“The Luck of the Draw” (Pt 2) - from the logbooks of a WWII Catalina engineer.
“The Luck of the Draw” (Part 2) – a story from the Catalina Archives
In the Spring edition of our CONTACT newsletter we featured Part 1 of a story from Philip Cook, taken from one of the detailed logbooks his father, Allan George Cooke, a 1st Engineer on Catalinas in 20 Squadron, kept during his WWII service as member of a Catalina flying boat crew. Part 2 continues this story…
“During October 1944 we were transported to Nadzab (New Guinea) thence by C54 “Skymaster” via Guadalcanal, Canton Island, Kaniohe to San Francisco. On arrival at San Francisco we were cleared by the authorities and transported to the “Palace Hotel”. We were quick to realize that on RAAF pay we could not stay there. Fortunately, a crewmate and I through a personal introduction to a delightful lady, we were able to obtain board and lodging at a nominal rate (usually this lady only took in a few Naval officers). Note she was the widow of the late Captain Tom Kearney, Commander of the original battleship “Oklahoma”.
We still needed sufficient “everyday” money and were both able to find employment with the Turko Persian rug & cleaning Co., Van Ness Ave. San Francisco. All our crewmembers worked at a variety of jobs during this period. When advised we were to travel to San Diego to pick up our aircraft, we did not know at the time that a manufacturing problem would cause a two-month delay. This we did not resent owing to “above average” American hospitality. When finally called we travelled by rail to Los Angeles and spent a few interesting days in Hollywood. We were personally entertained by Rudy Vallee (not a nudist camp as Dad would say! – P.Cook), Sir C. Aubrey Smith (actor and ex English cricketer). Also, many others in passing which all make for memories.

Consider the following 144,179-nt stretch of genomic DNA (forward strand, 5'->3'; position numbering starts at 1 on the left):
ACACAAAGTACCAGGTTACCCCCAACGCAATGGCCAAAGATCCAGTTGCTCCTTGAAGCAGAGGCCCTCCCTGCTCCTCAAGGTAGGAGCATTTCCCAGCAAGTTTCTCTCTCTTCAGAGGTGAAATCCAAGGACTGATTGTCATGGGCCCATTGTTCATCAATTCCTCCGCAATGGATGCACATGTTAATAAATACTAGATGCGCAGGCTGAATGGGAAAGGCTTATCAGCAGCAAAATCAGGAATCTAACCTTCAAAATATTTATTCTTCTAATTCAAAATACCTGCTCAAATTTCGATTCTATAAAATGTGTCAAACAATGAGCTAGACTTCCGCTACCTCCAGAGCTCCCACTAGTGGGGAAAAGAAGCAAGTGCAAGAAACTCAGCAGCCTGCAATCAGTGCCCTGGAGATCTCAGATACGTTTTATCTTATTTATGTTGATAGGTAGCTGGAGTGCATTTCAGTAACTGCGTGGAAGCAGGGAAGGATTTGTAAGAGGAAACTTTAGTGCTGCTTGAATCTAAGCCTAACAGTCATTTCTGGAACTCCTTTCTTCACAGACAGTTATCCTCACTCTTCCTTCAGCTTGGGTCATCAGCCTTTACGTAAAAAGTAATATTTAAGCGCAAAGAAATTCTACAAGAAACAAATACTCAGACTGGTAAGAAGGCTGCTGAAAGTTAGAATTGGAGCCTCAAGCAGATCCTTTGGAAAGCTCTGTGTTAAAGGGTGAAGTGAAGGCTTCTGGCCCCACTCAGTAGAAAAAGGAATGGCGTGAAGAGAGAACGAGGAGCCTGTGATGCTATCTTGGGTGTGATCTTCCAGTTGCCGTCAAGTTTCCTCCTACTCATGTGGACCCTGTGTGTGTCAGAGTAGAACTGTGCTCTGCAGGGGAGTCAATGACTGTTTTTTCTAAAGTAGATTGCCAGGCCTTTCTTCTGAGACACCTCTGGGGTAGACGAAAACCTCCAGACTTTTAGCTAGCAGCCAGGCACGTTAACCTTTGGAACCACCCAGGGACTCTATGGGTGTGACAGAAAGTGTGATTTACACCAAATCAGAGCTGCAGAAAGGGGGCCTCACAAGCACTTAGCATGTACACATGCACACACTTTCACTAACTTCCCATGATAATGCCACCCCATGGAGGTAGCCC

However, the great day came and we travelled South to pick up our new aircraft. After a successful test flight, and at approximately 4pm on 15th December 1944, we took off from San Diego and headed West, soon to fly into darkness for 16 hours. Somewhere and sometime in the night it was disclosed that “ostensibly” we were lost! Our navigator hadn’t fully comprehended the new navigation equipment and its application. The need to climb “upstairs” for a “star shot” entailed more revs and boost, and consequently more fuel usage. We were fortunate in that the higher altitude provided a clear sky and we were enabled once again to get our bearings. By this time additional fuel usage entailed that we seek an alternative to Kaniohe (Hawaiian Islands), so we set course for Hilo Bay (nearer).
Come the dawn and the sight of scarlet bougainvillaea’s (now I know why he always loved bougainvillaea’s, and he died right next to one of the same colour – PCook) cascading down the cliff face at Hilo Bay restored my depressed feelings – by now we had been in the air for 24 hours. After landing, my job as Flight Engineer was to check on fuel remaining, as I knew one tank was empty and the other just flashing blue at tank bottom – yes, 90 octane was dyed blue.
Fuelled again we then returned safely to Australia via Palmyra Island and Fiji. Ironically as it was now Christmas Eve, guess what? My crewmate and I were placed on standby flying duties whilst the pilots went home for Christmas dinner!
Signed A.G. COOKE
(All events stated in my true story can be verified by reference to my logbook)
Editor’s Note: You can also find Part 1 of this story from AG Cooke’s log book on the Catalina Branch page of our website: https://afavic.org.au/content/757/branch-catalina.
Above: US C54 Skymaster, circa 1943 - Converted Douglas DC4.
Above: San Diego Consolidated Catalina PBY-5A, circa 1943.